Sir, – Martin Wall writes that “untreated mental illness is a very significant issue” in the US and notes the “interconnection between mental illness and homelessness” (“Treatment of mental illness in US moves towards involuntary committals”, World, December 3rd).
Frontline workers in health and social services will recognise similar issues here. Ireland has the third lowest number of psychiatric beds per capita in the EU and an involuntary admission rate that is half that of England, the latter reflecting long overdue respect for liberty.
But devoting just 5 per cent of our health budget to mental health comes at a price: people with mental illness sleeping rough, imprisoned, or languishing untreated at home.
The first step must be expanded primary care mental health services and more accessible voluntary treatment, especially for children and adolescents. In parallel, we need integrated addiction programmes, enhanced social support, and criminal justice reform.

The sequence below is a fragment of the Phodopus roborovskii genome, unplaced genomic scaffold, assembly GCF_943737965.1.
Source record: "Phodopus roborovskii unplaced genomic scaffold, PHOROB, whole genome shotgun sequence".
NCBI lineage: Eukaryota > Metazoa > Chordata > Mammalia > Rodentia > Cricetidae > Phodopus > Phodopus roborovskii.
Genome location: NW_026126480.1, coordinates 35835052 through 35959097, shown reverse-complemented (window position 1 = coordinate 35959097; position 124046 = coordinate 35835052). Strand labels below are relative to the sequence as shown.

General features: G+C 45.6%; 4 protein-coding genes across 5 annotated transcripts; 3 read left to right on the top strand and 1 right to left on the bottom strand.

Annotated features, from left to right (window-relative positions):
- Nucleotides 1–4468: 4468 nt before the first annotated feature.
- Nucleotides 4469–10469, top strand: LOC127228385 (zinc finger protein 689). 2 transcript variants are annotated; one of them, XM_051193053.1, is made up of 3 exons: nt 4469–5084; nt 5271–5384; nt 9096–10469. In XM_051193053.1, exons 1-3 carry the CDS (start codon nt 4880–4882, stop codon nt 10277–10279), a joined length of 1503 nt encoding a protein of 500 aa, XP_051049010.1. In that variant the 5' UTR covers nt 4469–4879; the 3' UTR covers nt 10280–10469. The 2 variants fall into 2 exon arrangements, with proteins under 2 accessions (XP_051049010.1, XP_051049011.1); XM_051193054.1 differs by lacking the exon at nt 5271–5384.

We also need to address cultural denial of severe mental illness. For a minority, voluntary care and support are not enough, so admission and treatment without consent are needed for periods of time. Rightly, all such patients get legal representation, independent assessment, and robust reviews by tribunals.
Our Mental Health Act, 2001, currently being revised, should permit such care when the person has severe illness, and treatment would help “to a material extent”, cannot be otherwise provided, and “is necessary for the health or safety of the person, or for the protection of other persons”.
We know that treating schizophrenia not only alleviates symptoms but, despite side-effects, is associated with half the risk of dying over 14 years.
Neglecting people with severe mental illness does not protect their right to liberty, and violates their rights to health and life. – Yours, etc,
Professor of Psychiatry,
Trinity College Dublin,